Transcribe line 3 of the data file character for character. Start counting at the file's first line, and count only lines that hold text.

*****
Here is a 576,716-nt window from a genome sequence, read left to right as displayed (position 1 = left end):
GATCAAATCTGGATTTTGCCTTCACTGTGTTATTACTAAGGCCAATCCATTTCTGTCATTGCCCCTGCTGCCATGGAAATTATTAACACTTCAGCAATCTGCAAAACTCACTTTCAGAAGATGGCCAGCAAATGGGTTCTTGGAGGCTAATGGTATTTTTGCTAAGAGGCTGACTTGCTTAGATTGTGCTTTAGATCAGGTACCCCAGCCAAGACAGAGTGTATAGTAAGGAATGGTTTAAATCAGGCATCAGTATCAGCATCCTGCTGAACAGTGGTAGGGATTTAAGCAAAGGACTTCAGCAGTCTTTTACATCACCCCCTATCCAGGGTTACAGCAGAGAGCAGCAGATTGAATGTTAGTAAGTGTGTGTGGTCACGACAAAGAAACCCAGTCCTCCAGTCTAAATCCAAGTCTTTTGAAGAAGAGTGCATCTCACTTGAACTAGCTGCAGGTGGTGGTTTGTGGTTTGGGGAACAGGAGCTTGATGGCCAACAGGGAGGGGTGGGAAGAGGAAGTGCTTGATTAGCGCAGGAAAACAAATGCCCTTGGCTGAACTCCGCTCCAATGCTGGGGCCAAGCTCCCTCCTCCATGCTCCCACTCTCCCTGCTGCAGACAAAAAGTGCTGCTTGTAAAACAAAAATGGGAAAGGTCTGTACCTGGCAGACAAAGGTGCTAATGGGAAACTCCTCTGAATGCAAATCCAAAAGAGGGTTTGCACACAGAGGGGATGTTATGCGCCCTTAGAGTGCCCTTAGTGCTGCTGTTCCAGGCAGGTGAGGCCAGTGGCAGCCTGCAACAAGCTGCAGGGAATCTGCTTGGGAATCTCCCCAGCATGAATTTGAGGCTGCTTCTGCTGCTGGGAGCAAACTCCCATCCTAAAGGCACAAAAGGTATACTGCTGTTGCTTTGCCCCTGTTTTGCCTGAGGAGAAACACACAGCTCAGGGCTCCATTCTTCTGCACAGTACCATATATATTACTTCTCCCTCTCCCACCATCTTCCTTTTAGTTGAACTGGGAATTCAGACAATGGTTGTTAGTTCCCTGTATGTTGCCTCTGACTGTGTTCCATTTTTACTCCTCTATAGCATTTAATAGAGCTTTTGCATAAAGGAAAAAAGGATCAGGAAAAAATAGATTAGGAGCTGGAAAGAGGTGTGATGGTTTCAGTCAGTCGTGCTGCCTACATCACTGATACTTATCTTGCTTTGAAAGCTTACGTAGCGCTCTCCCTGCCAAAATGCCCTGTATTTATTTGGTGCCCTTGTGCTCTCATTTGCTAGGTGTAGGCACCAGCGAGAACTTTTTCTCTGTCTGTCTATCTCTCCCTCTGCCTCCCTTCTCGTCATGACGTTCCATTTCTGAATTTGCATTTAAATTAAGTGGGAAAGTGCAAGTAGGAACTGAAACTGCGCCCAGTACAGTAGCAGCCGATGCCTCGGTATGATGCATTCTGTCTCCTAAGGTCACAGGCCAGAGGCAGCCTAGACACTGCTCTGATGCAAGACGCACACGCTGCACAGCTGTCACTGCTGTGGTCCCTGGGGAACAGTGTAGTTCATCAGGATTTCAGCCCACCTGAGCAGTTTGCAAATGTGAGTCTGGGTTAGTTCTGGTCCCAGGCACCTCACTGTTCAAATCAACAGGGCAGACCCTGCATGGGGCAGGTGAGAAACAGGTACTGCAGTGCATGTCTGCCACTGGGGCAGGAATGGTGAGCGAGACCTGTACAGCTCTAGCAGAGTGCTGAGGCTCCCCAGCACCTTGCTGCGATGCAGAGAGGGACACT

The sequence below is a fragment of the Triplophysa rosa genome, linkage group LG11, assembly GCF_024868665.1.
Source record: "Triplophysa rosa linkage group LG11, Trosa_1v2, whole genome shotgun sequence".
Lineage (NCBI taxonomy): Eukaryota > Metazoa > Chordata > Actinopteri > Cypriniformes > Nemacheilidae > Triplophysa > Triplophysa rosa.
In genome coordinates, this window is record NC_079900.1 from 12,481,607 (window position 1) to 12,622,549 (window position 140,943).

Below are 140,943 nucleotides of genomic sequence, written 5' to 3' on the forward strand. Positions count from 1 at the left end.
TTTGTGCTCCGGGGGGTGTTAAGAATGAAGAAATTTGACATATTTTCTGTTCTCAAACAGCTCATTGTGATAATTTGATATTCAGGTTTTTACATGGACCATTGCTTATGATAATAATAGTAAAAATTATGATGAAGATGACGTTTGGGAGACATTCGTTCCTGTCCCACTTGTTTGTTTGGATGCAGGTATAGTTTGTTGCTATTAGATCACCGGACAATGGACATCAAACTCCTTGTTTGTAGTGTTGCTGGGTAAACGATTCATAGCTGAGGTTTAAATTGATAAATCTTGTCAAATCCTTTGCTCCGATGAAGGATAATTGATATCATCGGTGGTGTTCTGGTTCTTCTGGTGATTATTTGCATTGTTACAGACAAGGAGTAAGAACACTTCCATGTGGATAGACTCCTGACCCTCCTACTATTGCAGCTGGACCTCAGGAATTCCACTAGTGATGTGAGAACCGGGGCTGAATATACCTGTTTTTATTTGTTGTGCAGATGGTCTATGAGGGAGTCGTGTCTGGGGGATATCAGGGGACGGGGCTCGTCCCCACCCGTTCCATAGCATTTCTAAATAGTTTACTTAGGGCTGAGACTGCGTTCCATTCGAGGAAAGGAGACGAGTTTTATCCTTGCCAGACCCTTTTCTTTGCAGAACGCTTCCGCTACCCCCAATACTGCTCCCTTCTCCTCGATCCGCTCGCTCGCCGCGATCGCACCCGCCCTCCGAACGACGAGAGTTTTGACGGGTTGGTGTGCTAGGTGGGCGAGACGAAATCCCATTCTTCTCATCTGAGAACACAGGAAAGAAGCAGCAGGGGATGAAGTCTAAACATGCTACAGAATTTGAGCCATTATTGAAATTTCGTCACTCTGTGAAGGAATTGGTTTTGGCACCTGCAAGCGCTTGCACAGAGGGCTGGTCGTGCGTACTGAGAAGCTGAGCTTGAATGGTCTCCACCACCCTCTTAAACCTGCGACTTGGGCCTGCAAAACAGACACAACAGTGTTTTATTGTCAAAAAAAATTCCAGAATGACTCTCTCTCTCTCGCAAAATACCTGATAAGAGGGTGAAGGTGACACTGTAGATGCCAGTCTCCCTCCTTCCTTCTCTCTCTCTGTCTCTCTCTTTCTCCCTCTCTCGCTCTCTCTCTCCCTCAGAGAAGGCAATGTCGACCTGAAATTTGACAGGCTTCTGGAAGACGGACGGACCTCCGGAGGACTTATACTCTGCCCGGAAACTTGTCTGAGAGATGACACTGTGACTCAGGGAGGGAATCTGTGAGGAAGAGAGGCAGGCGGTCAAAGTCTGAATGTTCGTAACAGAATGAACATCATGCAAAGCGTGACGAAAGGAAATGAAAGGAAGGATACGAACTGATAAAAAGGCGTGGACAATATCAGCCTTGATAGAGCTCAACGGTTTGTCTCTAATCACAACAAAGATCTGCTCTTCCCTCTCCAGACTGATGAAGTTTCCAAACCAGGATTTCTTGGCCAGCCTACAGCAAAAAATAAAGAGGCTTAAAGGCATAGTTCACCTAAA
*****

The sequence below is a fragment of the Triplophysa rosa genome, linkage group LG11, assembly GCF_024868665.1.